A ban on the use of hand-held mobile phones by motorists is expected to be introduced by the government early next year. The move follows research by TRL, which found that a driver travelling at the 70mph limit using a mobile had a breaking distance 10m more than that of a drunk driver.
Sir Stuart Lipton has been given another three years' tenure as chairman of the Commission for Architecture & the Built Environment.
The £715M Wembley stadium project faces fresh problems after it emerged that property developer Quintain has an option on the site.
Unless construction work begins by December about 3Ha of the land reverts to the developer.
A new generation of speed cameras is now in use or about to be installed in at least eight cities and counties throughout England. The Specs system uses cameras in pairs to monitor drivers' average speeds between two fixed points up to 10km apart.
Tens of thousands of homeowners could see the price of their properties halved if an insurance wrangle is not resolved soon.
Insurers have an agreement with government not to refuse cover to householders, even where flooding is a probability. The agreement expires at the end of the year.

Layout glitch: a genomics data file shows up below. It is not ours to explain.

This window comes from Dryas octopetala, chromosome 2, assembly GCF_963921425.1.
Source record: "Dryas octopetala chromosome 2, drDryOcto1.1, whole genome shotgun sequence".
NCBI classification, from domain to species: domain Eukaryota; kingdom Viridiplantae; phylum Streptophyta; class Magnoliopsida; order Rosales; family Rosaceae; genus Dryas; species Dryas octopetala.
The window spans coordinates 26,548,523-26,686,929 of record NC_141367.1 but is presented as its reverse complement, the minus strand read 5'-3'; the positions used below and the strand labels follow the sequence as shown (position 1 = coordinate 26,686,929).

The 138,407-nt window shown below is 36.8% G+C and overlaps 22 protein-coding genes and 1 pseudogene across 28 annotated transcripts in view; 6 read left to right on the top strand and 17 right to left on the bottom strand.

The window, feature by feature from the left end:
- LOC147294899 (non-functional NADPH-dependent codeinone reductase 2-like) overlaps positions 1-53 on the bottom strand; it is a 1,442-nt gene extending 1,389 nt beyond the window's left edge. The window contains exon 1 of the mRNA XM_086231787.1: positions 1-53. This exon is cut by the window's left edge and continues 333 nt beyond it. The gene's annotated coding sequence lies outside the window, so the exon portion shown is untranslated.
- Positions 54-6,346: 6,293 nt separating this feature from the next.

The first commercial installation of the European Rail Traffic Management System (ERTMS), on 35km of track in Switzerland, has suffered a series of major problems. The system - installation of which within the UK was recommended by the Cullen inquiry into the Ladbroke Grove train crash - relies on radio communications to the driver's cab. But the Swiss hills and recent bad weather have blocked the signals.
The National Federation of Builders has warned the government that construction could grind to halt because contractors are struggling to get employer's liability insurance, with fewer insurers quoting for 'high risk' areas such as demolition and scaffolding.
Lack of transport capacity is likely to limit London's economic growth, the chief economic advisor to mayor Ken Livingstone has warned.
German chancellor Gerhard Schroder has said that he will scrap January's introduction of personal tax cuts to pay for emergency flood relief.
A £2.6bn oil project in West Africa backed by the World Bank risks damaging the environment and depriving the local population of a fair share of the profits, according to the bank's own inspectors. The Chad-Cameroon pipeline, to be built by a private consortium led by Exxon-Mobil, would see just 5% of revenues going to the region where the oil will be produced.
The final two blocked sections of Scotland's flooded rail network were expected to re-open this week.
Contractors Balfour Beatty and Jarvis are set to share in a £6M, three year deal to check for cracked and broken rails.
The move has angered train drivers' union Aslef, which feels the firms should be prosecuted for their roles in the Potters Bar and Hatfield disasters.